I wanted to let everyone know that we recently began testing some new
versions of the Article Feedback tool. As you may remember, the first
version of the tool (launched earlier this year), focused on having readers
provide feedback on the quality of articles . The new versions try a
different approach, based in part on feedback from the community. Rather
than ask readers for feedback on quality, the new feedback forms prompt the
user to help improve the encyclopedia. For example, one version we're
testing asks the reader "Did you find what you're looking for?". If the
reader answers "No", the tool prompts them to explain what is missing. The
intent is to provide editors with some idea of feedback on what readers are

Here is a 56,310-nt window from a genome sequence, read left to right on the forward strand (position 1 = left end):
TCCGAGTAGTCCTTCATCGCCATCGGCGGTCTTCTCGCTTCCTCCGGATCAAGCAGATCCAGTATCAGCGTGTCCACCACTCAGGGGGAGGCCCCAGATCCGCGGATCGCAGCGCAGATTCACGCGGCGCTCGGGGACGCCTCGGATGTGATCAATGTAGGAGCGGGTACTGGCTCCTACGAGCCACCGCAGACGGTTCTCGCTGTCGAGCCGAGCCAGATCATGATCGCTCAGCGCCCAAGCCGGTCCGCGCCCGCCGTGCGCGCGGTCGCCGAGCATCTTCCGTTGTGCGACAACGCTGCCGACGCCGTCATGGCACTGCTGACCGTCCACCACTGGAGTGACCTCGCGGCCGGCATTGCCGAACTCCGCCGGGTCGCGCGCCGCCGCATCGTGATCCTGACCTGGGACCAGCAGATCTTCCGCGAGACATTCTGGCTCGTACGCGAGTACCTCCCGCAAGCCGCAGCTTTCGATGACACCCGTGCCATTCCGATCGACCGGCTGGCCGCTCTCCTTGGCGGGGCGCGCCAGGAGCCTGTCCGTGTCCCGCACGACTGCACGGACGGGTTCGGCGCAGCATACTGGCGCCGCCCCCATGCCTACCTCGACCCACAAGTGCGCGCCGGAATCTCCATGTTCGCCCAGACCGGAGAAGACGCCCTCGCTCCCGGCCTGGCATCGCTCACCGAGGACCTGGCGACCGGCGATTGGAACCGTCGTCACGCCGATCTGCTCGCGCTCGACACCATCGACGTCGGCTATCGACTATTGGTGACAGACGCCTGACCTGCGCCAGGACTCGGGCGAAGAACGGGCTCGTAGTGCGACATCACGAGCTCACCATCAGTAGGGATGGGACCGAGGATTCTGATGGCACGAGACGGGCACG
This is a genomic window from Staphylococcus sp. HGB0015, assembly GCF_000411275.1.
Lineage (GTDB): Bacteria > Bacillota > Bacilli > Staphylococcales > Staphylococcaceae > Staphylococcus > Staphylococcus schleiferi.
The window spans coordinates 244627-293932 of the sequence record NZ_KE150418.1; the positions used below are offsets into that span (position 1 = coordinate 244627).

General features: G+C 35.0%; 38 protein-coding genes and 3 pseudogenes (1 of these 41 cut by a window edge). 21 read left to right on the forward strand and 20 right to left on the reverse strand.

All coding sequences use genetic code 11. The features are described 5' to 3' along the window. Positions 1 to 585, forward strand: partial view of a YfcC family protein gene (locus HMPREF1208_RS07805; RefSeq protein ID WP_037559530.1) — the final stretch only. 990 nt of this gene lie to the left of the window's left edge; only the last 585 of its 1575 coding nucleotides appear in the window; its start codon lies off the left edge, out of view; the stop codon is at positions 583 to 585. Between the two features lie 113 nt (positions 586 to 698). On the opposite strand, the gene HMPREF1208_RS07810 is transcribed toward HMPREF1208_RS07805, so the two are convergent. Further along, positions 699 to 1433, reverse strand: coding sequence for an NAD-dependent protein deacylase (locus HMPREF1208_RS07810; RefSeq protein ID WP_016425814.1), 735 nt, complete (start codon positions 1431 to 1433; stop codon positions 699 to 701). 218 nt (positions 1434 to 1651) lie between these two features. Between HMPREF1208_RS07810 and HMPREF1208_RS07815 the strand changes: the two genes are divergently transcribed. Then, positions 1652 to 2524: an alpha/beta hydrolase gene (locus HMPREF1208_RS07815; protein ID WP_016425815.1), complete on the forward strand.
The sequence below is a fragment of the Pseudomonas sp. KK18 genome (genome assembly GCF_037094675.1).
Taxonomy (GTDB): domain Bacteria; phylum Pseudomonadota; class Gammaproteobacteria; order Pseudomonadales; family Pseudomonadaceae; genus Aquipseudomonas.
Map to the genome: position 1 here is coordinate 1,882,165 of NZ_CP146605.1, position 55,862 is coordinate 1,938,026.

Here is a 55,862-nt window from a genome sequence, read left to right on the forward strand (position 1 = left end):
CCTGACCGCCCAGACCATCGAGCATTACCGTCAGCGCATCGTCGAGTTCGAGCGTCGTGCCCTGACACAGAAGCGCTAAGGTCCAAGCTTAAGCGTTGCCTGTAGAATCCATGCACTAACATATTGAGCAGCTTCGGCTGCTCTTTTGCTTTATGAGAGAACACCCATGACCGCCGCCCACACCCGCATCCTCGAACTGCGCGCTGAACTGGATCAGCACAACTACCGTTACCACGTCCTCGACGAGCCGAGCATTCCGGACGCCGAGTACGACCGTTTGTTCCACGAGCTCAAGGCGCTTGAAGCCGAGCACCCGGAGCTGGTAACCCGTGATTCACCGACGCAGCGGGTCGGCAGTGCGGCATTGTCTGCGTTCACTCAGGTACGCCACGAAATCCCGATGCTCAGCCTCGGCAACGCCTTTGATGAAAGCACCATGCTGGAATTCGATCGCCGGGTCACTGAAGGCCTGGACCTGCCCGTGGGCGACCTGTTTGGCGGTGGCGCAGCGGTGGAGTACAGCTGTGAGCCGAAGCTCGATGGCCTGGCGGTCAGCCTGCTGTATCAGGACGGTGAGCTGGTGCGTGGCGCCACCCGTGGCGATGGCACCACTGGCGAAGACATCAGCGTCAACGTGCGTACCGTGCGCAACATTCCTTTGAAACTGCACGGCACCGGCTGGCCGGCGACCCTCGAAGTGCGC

actually hoping to see when they read a Wikipedia article, so that the
editing community may incorporate that feedback when developing the
article. Hopefully, some of these readers will also become editors.
Here is the blog post with more details:
Right now, there are three test versions running on approximately 10,000
randomly selected rticles.
Is this type of feedback actually going to be helpful? We don't know. So
the next step is to evaluate the comment streams coming in from each test
version to see which one offers the most number of constructive comments
accompanied by the least amount of noise . We'll be doing this with
community members, so if you'd like to be involved, please drop either me
or Oliver Keyes (okeyes at wikimedia dot org) a line. We're also tracking
progress on the project page .
 The comment streams aren't going to be viewable by the public yet. One
of the next phases of the project is to design a "Feedback Page" which
displays the comment stream on a per article basis. We'll be collaborating
closely with the editing community on the design of this page.